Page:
However, despite these physical transformations, there are several other mechanisms arctic foxes use to survive this cold season.
Having the ability to live in temperatures that reach –20°F and lower, arctic foxes are able to maintain their core temperature due to several mechanisms they use to survive winter. So let’s look at how arctic foxes survive winter…
How arctic foxes survive in winter
To identify how animals survive cold environments like the arctic, a measurement called lower critical temperature is used. This is the temperature where an animal will have to use some mechanism – or start physically working hard to stay warm during more extreme cold temperatures.
Usually, the lower the critical temperature is, the less the animals have to work hard to stay warm. There are a variety of mechanisms that animals use to survive such as lower critical temperatures such as burning fat and shivering – which helps keep them warm.
When talking specifically about the arctic fox, they are among those that have the lowest – lower critical temperatures.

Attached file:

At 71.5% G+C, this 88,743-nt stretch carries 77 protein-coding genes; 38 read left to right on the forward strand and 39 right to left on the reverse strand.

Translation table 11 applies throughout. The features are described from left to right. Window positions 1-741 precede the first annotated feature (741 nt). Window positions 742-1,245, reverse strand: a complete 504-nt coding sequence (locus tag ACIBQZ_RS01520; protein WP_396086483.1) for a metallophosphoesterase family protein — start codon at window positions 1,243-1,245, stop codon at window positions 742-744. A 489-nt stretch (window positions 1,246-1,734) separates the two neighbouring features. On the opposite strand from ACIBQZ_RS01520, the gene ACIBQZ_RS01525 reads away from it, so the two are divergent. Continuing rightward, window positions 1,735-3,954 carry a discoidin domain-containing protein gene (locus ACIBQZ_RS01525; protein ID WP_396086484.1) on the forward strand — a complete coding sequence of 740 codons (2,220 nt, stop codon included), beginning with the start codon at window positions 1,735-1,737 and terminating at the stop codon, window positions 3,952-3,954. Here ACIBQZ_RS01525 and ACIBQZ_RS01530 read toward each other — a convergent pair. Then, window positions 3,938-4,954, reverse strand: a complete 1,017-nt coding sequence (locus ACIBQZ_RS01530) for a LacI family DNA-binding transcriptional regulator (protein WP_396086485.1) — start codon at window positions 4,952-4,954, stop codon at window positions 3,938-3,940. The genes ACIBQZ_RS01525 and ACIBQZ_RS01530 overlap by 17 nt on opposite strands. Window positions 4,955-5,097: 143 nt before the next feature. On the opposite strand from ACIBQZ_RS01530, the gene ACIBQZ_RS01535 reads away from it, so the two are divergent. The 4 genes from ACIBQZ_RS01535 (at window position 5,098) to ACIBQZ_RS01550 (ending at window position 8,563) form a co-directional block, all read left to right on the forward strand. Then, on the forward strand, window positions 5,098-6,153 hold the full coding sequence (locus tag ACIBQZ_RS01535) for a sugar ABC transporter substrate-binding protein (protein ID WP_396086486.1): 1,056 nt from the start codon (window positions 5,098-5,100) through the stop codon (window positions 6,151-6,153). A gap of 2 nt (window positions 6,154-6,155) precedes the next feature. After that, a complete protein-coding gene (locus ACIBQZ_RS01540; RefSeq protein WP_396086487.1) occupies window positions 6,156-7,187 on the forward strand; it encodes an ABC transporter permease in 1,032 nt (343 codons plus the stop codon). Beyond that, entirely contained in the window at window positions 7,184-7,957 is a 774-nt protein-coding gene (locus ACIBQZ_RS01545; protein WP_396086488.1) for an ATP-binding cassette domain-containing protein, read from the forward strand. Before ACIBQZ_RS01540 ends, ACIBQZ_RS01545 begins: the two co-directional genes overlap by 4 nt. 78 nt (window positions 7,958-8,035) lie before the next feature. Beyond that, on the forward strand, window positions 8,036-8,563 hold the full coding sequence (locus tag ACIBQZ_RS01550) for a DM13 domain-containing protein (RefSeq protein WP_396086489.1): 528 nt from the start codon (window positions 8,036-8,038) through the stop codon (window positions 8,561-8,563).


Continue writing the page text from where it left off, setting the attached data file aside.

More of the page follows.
In an examination arctic foxes were put in an environment where temperatures could be controlled. At around -58°F to –76°F the fox went to sleep while maintaining its body temperature steadily.
When the temperature was -94°F the fox licked their feet for half an hour, slept for an hour, and also shivered. And when the temperature reached –112°F, the fox shivered for the first five minutes but their body temperature remained the same for an hour.
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We hope this has been useful in understanding more about the arctic fox habits during winter. They do not hibernate as such but have other mechanisms that enable them to face the harsh tundra climate and continue to survive and thrive. Here are some related articles to move on to next.